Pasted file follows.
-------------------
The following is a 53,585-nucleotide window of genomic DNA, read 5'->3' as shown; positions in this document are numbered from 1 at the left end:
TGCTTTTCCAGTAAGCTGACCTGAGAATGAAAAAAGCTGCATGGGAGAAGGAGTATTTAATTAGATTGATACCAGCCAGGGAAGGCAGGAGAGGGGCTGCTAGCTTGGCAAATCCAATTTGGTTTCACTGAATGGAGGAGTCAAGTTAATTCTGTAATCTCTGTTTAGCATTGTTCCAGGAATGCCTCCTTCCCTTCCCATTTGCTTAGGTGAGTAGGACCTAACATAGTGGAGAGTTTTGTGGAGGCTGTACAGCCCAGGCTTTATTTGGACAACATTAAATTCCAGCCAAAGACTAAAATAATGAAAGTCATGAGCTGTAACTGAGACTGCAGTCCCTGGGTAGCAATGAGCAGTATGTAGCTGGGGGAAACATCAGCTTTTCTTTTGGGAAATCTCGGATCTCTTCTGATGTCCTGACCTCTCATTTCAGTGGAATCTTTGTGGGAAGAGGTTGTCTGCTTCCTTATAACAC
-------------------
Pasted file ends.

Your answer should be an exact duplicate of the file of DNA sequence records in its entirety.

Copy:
The following is a 53,585-nucleotide window of genomic DNA, read 5'->3' as shown; positions in this document are numbered from 1 at the left end:
TGCTTTTCCAGTAAGCTGACCTGAGAATGAAAAAAGCTGCATGGGAGAAGGAGTATTTAATTAGATTGATACCAGCCAGGGAAGGCAGGAGAGGGGCTGCTAGCTTGGCAAATCCAATTTGGTTTCACTGAATGGAGGAGTCAAGTTAATTCTGTAATCTCTGTTTAGCATTGTTCCAGGAATGCCTCCTTCCCTTCCCATTTGCTTAGGTGAGTAGGACCTAACATAGTGGAGAGTTTTGTGGAGGCTGTACAGCCCAGGCTTTATTTGGACAACATTAAATTCCAGCCAAAGACTAAAATAATGAAAGTCATGAGCTGTAACTGAGACTGCAGTCCCTGGGTAGCAATGAGCAGTATGTAGCTGGGGGAAACATCAGCTTTTCTTTTGGGAAATCTCGGATCTCTTCTGATGTCCTGACCTCTCATTTCAGTGGAATCTTTGTGGGAAGAGGTTGTCTGCTTCCTTATAACAC